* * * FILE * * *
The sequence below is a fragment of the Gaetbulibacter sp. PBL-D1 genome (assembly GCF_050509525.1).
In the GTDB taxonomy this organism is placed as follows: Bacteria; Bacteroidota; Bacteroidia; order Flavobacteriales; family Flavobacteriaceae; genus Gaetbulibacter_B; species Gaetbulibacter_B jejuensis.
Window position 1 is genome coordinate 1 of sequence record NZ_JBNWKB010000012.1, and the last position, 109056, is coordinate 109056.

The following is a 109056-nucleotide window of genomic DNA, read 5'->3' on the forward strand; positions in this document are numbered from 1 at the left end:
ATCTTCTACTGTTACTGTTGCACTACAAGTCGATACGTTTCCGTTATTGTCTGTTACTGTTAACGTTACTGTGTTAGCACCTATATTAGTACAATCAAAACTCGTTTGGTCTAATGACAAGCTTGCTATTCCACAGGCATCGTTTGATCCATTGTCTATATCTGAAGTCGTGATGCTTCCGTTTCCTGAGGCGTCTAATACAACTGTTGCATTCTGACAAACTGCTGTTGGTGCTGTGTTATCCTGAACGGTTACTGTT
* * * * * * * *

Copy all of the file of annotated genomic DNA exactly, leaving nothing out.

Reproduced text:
The sequence below is a fragment of the Gaetbulibacter sp. PBL-D1 genome (assembly GCF_050509525.1).
In the GTDB taxonomy this organism is placed as follows: Bacteria; Bacteroidota; Bacteroidia; order Flavobacteriales; family Flavobacteriaceae; genus Gaetbulibacter_B; species Gaetbulibacter_B jejuensis.
Window position 1 is genome coordinate 1 of sequence record NZ_JBNWKB010000012.1, and the last position, 109056, is coordinate 109056.

The following is a 109056-nucleotide window of genomic DNA, read 5'->3' on the forward strand; positions in this document are numbered from 1 at the left end:
ATCTTCTACTGTTACTGTTGCACTACAAGTCGATACGTTTCCGTTATTGTCTGTTACTGTTAACGTTACTGTGTTAGCACCTATATTAGTACAATCAAAACTCGTTTGGTCTAATGACAAGCTTGCTATTCCACAGGCATCGTTTGATCCATTGTCTATATCTGAAGTCGTGATGCTTCCGTTTCCTGAGGCGTCTAATACAACTGTTGCATTCTGACAAACTGCTGTTGGTGCTGTGTTATCCTGAACGGTTACTGTT